Backtalk: A wish for Father's
Day: Bouton and Berra with the old-timers
Son's Wish on Father's Day Is to See Dad and
Yogi Stand With Old-Timers
By Michael Bouton
Today is Father's Day, but the date I have circled on my calendar is July 25. That is Old-Timers' Day at Yankee Stadium. Traditionally, it is the day when past Yankee stars take their annual curtain call. It is the day when my father, Jim Bouton, No. 56, the Bulldog, is snubbed, and not invited back. Although I know an invitation to attend Old-Timers' Day is an honor he can live without, it is what I wish for him this year.
You see, this past August my sister Laurie died
in an automobile crash at the age of 31. She was beautiful and sweet.
And as tough as it is to lose a sibling, I cannot even fathom the loss
my parents must feel.
I realize the big loss for Yankee fans and baseball
continues to be the absence of Yogi Berra on Old-Timers' Day. Yogi has
let it be known that he refuses to be part of the celebration at Yankee
Stadium as long as George Steinbrenner is the owner. I have applauded
Yogi's decision on this matter of principle, but recently I have had a
change of heart and mind.
I know that not having Old-Timers' Day on our calendar
like a holiday gave us fewer days with Laurie. I wonder if Yogi knows
how important it is for his grand-children to witness him out there under
the classic facade of the stadium. There is no substitute for smelling
the grass and hearing the cheers. It will be time for dusting off the
scrapbook soon enough.
The type of story that places them in time, describing what they were doing, say, on that afternoon when Yogi won his first of three most valuable player awards.
Where have you gone, Joe DiMaggio, when you are more remembered as a line in a pop song than for an acrobatic catch or batting streak? Old-Timers' Day is a chance for fans to give back. To forget this aspect will ultimately doom baseball's primacy among sports in America.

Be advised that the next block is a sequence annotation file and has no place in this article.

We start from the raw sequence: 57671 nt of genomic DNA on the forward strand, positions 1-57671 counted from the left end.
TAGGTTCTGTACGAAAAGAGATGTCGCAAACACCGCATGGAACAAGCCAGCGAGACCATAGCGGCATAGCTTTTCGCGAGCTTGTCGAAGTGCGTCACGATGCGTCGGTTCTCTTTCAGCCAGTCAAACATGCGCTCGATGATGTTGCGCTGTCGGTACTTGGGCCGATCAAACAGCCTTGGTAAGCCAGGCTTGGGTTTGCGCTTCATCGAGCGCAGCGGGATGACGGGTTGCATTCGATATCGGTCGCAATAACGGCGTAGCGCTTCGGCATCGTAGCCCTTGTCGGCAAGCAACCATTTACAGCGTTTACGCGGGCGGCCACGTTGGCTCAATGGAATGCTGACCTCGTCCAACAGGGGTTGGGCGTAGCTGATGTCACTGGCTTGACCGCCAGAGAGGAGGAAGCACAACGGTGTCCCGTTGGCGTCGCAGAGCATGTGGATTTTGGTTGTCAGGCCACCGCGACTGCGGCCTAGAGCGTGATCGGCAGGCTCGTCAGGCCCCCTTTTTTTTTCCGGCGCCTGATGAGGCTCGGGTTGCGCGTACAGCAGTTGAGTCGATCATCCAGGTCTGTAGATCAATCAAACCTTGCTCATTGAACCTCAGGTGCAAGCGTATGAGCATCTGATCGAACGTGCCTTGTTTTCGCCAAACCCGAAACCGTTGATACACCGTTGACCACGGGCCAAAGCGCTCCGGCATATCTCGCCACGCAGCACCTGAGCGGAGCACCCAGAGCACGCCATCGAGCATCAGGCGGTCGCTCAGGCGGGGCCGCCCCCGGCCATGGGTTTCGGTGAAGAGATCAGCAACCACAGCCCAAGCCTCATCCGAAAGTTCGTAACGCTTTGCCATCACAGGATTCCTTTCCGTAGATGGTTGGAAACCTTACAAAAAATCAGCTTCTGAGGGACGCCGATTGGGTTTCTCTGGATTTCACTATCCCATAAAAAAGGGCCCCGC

It has been nearly 30 years since my father wrote "Ball Four." And for all the hullabaloo about his book, the major detractors have all written their own tell-all books, affirming the validity of what they once called lies. Last year, on the occasion of its 100th anniversary, the New York Public Library listed "Ball Four" as one of the 100 most important books of the century. The question is this: Why do the Yankees still feel as if they have to punish him?
For years, the rumor was that Mickey Mantle had threatened not to attend Old-Timers' Day if my father was present. I am thankful that the Mick was big enough to make what amounted to a deathbed call to my father to put that rumor to rest as being untrue. He understood the significance of the snub and wanted no part of it.
So that leaves only George, who was not even the team's owner when "Ball Four" came out in 1970. If George blames "Ball Four" for contributing toward free agency, one would expect a different reaction, because everyone knows it is only through the acquistion of such free agents as Reggie, Catfish, Cone, et al., that Steinbrenner's reign has seen any championships at all.
I'm hoping that a compromise on positions can take place without necessarily a compromise of principles. I mean, if George really hates my father that much, is it good for him to still hold it inside? Wouldn't it be more healthful to have my father there, if only to boo him?
George has said that this year he will be turning over more of the day-to-day operations to his sons Hal, Hank and Harold. Might that be enough for Yogi to return to Yankee Stadium and still save face?
I am hoping to reach George's sons. Despite our different upbringings, I think we have a lot in common. It is never easy growing up the child of a public figure. I know they have heard mean things said about their father, much the same way I have. I think there have been days when they have been publicly embarrassed by him and there have been times when they have been as proud as any child has ever been about a parent exactly like me. I'm sure they love their father as much as I love mine. That is what Father's Day is about celebrating that love.
I see this as an opportunity to get my father some extra hugs at a time in his life when he could use all the hugs he can get. It is something he would never seek for himself he is going to kill me when he reads this and maybe the kind of thing only a son or daughter can do for their father.
I am not asking for any favors, just reconsideration. That is all. Life is short. Time is at hand.
Michael Bouton is a philosophy student at Hunter College in Manhattan.
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